Author – Akanksha Rastogi
Continued from India’s Best Environmental Documentaries – Part 1
The Vanishing Vultures – Mike Pandey
Delving into an astonishing truth that many commoners are oblivious to, Mike Pandey makes a warning sign of a film following a trail to what could be the extinction of a bird species – “The Vanishing Vultures!” Vultures were one of the most common and efficient scavengers of India. Known as the master of the skies, vultures have been held high importance in India in the food chain and in religions (The Parsi Tower of Silence). It is now being said that around 99% of the species has been wiped out.
The blame falls on an ordinary veterinary drug called ‘Diclofenac’, which is driving this species to a near complete extinction. By highlighting the fact that only 2,000-3,000 of these birds are left to watch our skies, this film persuaded the Drug Controller General of India to issue a notice to all state drug controllers for banning the production and sale of this veterinary drug. Since this decision in May 2006, there is renewed hope for these predatory birds would slowly revive and their species would flourish again.
A Dance to Forget
“A Dance To Forget” is a 25-minute documentary directed by Rita Banerji. The film starts with describing the atrocities committed to the population of sloth bears to tame them and make them dance for show. A certain sect of nomads called Kalandars tame wild animals, especially sloth bears, to earn a living. Enter World Society for the Protection of Animals (WSPA) and the Wildlife Trust of India (WTI), with the intentions of rehabilitating the bears and providing the bear dancers with other, more sustainable forms of livelihood. WSPA and WTI together started an initiative to save the Sloth Bear population in India, and due to their efforts, the film shows that the Kalandars have slowly stopped the practice of bear dancing and the community is now content with their new livelihood. A success story! An interesting fact about this documentary is that its director, script writer, editor and camera person are all women!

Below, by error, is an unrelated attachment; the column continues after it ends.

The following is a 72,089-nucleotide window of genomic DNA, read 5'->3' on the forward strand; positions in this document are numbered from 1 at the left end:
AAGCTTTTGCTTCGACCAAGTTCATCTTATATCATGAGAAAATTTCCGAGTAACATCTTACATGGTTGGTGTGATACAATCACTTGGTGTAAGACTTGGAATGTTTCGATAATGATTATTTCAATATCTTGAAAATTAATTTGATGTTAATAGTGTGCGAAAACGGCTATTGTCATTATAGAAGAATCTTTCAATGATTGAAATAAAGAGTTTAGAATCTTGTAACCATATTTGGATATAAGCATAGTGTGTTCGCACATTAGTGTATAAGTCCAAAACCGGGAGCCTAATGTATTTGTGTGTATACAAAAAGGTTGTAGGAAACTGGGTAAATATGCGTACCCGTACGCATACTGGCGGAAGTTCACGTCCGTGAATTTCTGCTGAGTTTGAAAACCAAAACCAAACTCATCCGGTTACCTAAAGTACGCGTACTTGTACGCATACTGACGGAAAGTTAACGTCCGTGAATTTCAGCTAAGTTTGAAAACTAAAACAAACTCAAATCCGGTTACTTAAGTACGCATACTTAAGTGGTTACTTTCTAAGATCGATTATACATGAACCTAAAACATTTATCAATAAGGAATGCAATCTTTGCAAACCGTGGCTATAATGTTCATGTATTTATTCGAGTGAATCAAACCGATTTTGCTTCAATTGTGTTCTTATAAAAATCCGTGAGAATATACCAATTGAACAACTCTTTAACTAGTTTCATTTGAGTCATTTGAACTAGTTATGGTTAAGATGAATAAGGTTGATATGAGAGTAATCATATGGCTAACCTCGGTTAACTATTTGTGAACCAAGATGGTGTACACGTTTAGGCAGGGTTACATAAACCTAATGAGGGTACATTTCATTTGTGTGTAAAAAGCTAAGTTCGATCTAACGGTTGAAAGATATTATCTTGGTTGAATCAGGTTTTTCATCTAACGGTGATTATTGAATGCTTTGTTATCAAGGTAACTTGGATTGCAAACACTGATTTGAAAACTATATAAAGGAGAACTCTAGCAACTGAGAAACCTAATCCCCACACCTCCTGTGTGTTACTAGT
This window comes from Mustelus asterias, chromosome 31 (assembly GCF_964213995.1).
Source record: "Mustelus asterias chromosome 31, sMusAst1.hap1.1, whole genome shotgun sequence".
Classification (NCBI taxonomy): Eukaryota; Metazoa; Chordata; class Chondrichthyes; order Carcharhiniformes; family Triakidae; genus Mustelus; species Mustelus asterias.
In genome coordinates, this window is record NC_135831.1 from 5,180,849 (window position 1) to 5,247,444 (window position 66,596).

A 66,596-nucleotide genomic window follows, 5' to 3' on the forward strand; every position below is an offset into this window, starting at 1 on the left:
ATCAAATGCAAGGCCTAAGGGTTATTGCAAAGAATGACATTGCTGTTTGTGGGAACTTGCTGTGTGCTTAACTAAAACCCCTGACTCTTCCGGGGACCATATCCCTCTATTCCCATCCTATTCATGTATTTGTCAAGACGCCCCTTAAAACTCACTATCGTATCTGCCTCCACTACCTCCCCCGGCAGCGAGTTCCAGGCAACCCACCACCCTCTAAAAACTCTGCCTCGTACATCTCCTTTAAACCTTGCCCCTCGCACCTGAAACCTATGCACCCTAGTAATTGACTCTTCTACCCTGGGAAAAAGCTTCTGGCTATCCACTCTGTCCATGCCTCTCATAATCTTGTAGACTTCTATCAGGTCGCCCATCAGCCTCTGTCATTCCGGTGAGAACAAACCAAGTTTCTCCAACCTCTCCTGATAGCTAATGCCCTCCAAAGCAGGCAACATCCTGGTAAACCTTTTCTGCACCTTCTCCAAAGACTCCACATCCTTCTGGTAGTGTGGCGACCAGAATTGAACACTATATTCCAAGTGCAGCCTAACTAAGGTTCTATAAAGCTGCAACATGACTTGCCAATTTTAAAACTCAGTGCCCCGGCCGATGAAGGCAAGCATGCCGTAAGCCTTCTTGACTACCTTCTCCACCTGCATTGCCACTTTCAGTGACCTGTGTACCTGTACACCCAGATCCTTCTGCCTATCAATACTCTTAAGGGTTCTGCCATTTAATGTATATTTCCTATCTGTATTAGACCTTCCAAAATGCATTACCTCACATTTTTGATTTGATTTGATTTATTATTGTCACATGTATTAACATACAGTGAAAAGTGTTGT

Slow Poisoning of India
“The Slow Poisoning of India” is a 26-minute documentary film directed by Ramesh Menon that depicts the effects of chemical pesticide use on local farmers. India is the second largest users of pesticides in Asia and also one of the largest manufactures. Farmers often use the wrong chemicals, while others overuse. The film presents startling case-studies from Kerala, India where villagers are paying a heavy price as a result of the exposure to pesticide spraying for many years.
The film discusses the health impacts in other parts of India and also on how the enchantment of the green revolution in Punjab is fading as land and water bodies are becoming poisoned. The main beneficiary of this process is the multinational chemical companies that bind farmers into a vicious cycle. At the end, the short film provides encouragement to organic farming practices by showing several farmers who have decided to switch to organic farming for both cost and health reasons.
Chasing Earthquakes – Alva Brothers
The Alva Brothers, Niret and Nikhil Alva, together formed Miditech nearly 20 years ago and have won over 90 national and international awards with over 12,000 hours of programming. “Chasing Earthquakes” is one of their most exciting works that has been produced for National Geographic. Earthquakes have always been very uncertain and scientists have never been able to accurately predict when and where an earthquake is going to strike. However, some scientists have taken up an unconventional route that might not be widely accepted, but is a very interesting concept and deserves an audience.
Enter Miditech, a film production house with a reputation of supporting unconventional thoughts at times. The Chasing Earthquakes film makes an interesting case through a simple and passionate mission statement – ’save lives’. The quest is of predicting the next big disaster with the help of scientists whose methods give an almost scientific feel, even though defying the regular scientific methods. Since these disasters don’t occur very frequently in a single country, it has been filmed across the world. For those who have seen the 1996 Helen Hunt & Bill Paxton film, Twister, might get a feel of this film. It is their Dorothy!